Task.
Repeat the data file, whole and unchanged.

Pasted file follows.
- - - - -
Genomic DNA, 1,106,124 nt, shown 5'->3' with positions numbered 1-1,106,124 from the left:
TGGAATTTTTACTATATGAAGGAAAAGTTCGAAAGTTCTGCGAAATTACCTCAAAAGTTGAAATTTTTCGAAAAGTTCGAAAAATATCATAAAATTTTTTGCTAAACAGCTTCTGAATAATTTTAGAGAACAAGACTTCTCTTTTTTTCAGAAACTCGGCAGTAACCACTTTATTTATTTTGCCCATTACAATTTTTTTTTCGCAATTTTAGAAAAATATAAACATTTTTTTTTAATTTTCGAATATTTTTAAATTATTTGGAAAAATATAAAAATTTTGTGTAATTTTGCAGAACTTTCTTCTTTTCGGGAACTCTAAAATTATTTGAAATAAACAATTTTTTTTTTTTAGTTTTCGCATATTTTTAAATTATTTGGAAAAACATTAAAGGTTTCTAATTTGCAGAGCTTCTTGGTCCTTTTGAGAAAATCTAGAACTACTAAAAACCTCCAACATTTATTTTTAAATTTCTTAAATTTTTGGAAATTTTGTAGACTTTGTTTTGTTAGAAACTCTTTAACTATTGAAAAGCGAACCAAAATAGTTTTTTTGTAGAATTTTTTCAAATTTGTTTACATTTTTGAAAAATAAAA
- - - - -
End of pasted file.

Genomic DNA, 1,106,124 nt, shown 5'->3' with positions numbered 1-1,106,124 from the left:
TGGAATTTTTACTATATGAAGGAAAAGTTCGAAAGTTCTGCGAAATTACCTCAAAAGTTGAAATTTTTCGAAAAGTTCGAAAAATATCATAAAATTTTTTGCTAAACAGCTTCTGAATAATTTTAGAGAACAAGACTTCTCTTTTTTTCAGAAACTCGGCAGTAACCACTTTATTTATTTTGCCCATTACAATTTTTTTTTCGCAATTTTAGAAAAATATAAACATTTTTTTTTAATTTTCGAATATTTTTAAATTATTTGGAAAAATATAAAAATTTTGTGTAATTTTGCAGAACTTTCTTCTTTTCGGGAACTCTAAAATTATTTGAAATAAACAATTTTTTTTTTTTAGTTTTCGCATATTTTTAAATTATTTGGAAAAACATTAAAGGTTTCTAATTTGCAGAGCTTCTTGGTCCTTTTGAGAAAATCTAGAACTACTAAAAACCTCCAACATTTATTTTTAAATTTCTTAAATTTTTGGAAATTTTGTAGACTTTGTTTTGTTAGAAACTCTTTAACTATTGAAAAGCGAACCAAAATAGTTTTTTTGTAGAATTTTTTCAAATTTGTTTACATTTTTGAAAAATAAAA